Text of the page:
Court allows lawmakers to weigh in on legal brawl

Source: Robin Bravender, E&E reporter • Posted: Thursday, March 24, 2016

The judges weighing the fate of the Obama administration’s Clean Power Plan will consider the views of members of Congress looking to thwart the regulation.

A three-judge panel of the U.S. Court of Appeals for the District of Columbia Circuit today issued a short order granting a request from more than 200 lawmakers who have asked to file a “friend of the court” brief in pending litigation over the rule to curb greenhouse gas emissions from power plants.

Led by Senate Majority Leader Mitch McConnell (R-Ky.), 34 senators and 171 representatives opposed to the rule asked the court last month for permission to file their views in the case. Lawmakers and other groups are often allowed to share their perspective in pending cases even though they aren’t parties to the lawsuit (Greenwire, Feb. 23).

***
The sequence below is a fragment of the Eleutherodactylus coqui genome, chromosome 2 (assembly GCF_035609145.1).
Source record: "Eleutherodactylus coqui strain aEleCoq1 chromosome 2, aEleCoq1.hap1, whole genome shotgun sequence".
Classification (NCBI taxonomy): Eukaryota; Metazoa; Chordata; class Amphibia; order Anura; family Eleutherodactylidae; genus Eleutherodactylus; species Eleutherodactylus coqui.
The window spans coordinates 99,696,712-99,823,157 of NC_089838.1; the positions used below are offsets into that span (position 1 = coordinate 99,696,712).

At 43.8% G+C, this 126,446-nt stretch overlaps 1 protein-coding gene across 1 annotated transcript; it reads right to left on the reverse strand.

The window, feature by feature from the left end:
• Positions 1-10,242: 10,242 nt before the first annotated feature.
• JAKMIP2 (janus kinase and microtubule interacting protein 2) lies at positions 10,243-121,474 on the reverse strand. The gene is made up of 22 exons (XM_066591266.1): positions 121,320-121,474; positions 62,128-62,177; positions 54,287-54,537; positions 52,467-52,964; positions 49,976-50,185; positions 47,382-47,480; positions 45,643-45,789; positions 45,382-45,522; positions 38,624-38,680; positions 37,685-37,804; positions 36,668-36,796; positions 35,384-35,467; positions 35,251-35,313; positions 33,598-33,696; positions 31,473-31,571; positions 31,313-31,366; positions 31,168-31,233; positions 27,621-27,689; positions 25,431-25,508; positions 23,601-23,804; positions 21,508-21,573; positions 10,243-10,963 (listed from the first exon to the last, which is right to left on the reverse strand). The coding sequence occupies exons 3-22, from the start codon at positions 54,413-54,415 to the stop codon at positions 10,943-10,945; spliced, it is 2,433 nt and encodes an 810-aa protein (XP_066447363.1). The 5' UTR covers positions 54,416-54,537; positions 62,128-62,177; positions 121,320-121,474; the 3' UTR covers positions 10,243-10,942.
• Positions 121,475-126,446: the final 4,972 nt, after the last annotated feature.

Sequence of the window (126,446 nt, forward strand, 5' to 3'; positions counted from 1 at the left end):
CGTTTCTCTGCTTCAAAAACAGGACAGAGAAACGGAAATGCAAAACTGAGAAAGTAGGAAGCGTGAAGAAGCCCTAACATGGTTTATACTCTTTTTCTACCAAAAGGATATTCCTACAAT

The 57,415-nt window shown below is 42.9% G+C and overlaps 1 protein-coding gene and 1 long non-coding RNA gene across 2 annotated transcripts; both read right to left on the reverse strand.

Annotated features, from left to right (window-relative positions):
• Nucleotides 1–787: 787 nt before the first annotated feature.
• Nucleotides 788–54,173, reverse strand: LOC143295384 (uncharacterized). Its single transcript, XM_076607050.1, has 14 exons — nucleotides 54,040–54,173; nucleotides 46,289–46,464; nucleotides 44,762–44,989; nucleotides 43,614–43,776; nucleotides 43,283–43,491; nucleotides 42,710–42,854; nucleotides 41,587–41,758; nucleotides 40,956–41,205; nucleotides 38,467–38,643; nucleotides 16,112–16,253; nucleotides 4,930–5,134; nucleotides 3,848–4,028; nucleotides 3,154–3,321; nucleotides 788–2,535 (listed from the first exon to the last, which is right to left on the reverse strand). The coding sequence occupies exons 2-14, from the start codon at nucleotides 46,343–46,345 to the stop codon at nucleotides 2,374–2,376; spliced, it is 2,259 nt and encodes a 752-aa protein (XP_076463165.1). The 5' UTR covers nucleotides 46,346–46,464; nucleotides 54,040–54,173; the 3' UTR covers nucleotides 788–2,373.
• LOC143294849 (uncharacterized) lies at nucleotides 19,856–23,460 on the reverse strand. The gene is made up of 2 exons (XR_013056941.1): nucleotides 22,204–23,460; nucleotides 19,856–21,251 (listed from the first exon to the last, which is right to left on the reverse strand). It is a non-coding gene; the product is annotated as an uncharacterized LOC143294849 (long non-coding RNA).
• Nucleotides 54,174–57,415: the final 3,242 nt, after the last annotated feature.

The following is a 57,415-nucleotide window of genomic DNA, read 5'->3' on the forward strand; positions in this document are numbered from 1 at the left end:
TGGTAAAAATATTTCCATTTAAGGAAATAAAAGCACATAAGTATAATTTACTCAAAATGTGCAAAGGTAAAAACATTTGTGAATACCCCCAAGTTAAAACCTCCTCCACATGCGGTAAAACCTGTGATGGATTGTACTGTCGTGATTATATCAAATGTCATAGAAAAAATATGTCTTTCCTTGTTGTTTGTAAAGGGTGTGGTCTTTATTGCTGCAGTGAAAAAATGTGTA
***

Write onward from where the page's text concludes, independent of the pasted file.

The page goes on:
The lawmakers contend that EPA is illegally attempting to regulate power plants under two separate sections of the Clean Air Act despite language in the law aimed at preventing “duplicative regulation.” And “contrary to the policy choices made by Congress,” the lawmakers said, EPA’s Clean Power Plan “seeks to transform the nation’s electricity sector” by setting carbon dioxide emission reduction mandates for the states. “Congress never authorized EPA to compel the kind of massive shift in electricity generation effectively mandated in the final rule,” they wrote.

Oral arguments over the Clean Power Plan are slated to be heard in early June by Judges Karen Henderson, Judith Rogers and Sri Srinivasan. The rule is currently on hold after the Supreme Court granted challengers’ request to put the rule on ice as the litigation proceeds in the lower court.